“Recent paintings have investigated the association between communication technology and our desire to communicate, whilst considering the systems we have constructed to do so. I have concentrated on the arena of telecommunications, looking at its impact on society.In the coming year I would like to further the idea of 'ritual' within the human response to communication, considering the systems we have constructed beyond that of telecommunications.” MA Painting Wimbledon College of Art University of the Arts London
“Portraiture and the recognisable silhouette of a head and bust is a motif I have kept constant throughout my work. The shape is reminiscent of a keyhole and when placed within an oval format, allows the viewer to be connected to a mode of painting rooted in the past.” BA (Hons) Painting City and Guilds of London Art School
“My work encompasses aspects of installation, live art and sculpture and explores themes of social visibility, responsibility and control. Many of my recent projects blend looped recordings of my body with relayed video of the viewer, compressing them into a mediated image that is both cohesive and deceitful.” MA Fine Art The University Of Brighton
“I create otherworldly sculptures concerned with themes of veiling and concealment. When standing along side the sculptures, it is difficult for the viewer not to address their own standing within the immediate space. My aim is to produce sculptures that challenge the space in which they are situated, perhaps triggering a sense of unease and disconcertion in the viewer.” BA (Hons) Fine Art Sculpture Bath Spa University
Sonny Sanjay Vadgama
“Through my work in video, photography and sculpture, I hope to address a range of political and cultural narratives. I take existing material and manipulate it digitally to create both 2D and 3D virtual environments. I frequently display work via large scale projections that fill the field of vision, further engaging the audience and creating an immersive atmosphere.” BA Fine Art Central Saint Martins College of Art and Design London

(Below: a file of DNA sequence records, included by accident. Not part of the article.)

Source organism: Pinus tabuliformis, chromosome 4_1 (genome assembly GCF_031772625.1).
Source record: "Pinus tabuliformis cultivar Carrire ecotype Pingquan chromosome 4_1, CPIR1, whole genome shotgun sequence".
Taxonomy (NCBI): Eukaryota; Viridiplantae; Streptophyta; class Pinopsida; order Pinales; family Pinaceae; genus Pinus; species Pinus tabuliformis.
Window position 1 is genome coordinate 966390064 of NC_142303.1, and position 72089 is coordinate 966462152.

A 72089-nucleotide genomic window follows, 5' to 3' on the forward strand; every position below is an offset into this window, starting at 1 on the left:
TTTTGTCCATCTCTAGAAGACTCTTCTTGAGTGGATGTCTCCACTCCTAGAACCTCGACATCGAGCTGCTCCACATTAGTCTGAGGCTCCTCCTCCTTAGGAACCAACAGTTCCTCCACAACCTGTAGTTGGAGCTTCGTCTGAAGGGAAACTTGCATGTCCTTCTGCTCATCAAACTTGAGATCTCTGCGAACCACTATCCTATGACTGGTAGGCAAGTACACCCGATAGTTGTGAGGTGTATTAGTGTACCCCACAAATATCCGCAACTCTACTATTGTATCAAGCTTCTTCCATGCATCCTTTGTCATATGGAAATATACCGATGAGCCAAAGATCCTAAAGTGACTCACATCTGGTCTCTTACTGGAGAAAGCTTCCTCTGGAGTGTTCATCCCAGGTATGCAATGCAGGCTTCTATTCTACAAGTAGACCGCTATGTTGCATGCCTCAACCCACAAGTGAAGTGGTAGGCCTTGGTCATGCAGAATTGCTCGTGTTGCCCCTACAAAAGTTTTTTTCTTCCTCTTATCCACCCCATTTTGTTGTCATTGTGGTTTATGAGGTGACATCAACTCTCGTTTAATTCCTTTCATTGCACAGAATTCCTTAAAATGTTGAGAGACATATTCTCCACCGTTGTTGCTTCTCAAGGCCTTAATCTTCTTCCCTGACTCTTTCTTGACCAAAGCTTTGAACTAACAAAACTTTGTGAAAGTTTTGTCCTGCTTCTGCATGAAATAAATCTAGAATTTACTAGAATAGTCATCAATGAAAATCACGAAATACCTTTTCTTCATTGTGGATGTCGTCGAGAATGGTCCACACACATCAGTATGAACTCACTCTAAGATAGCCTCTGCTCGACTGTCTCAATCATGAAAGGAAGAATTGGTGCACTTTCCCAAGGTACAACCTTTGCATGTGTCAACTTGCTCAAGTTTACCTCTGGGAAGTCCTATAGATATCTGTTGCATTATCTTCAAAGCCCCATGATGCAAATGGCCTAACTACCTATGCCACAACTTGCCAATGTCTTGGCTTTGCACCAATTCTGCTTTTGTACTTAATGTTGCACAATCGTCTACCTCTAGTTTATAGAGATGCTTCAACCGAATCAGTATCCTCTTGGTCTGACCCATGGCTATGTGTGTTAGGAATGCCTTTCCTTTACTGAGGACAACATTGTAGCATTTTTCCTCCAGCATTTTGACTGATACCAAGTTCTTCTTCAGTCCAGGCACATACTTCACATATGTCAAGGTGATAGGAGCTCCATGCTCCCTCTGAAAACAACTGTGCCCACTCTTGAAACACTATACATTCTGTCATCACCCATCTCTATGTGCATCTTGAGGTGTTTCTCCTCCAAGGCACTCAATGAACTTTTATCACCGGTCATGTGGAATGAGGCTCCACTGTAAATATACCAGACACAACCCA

David A Smith
“I am interested in the physical manifestation of memory within the sculpted form, though my practice does not necessarily signify a complete analysis of an object’s history or an opportunity to resurrect a past method of its purpose. I present a new dialogue in the relationship between the ready made and the manipulated raw materials.” MA Fine Art Chelsea College of Art and Design University of the Arts London
“My work is about conditioned perception. I reconstruct objects and symbols of personal status with alternative materials, forging a new identity and value, triggering doubt and confusing judgement. Since childhood I have experience different cultures, social mechanisms, contrary opinions and paradoxical points of view and I've learned not to believe in the absolute value of events or materials. I support a constant flux in which each of us contributes to the mutability of every parameter.” MA Applied Arts Royal College of Art London
Visit www.artcatlin.com for more information. The exhibition is at Village Underground, Shoreditch and continues until 23 May 2010.
Reynir Hutber will be participating at the next show at ROOM LONDON from 5 June to 18 July.
© David A Smith, courtesy Justin Green 19
© Reynir Hutber, courtesy Justin Green 19
© Alex Virji, courtesy Justin Green 19
Posted by Aesthetica at Monday, May 17, 2010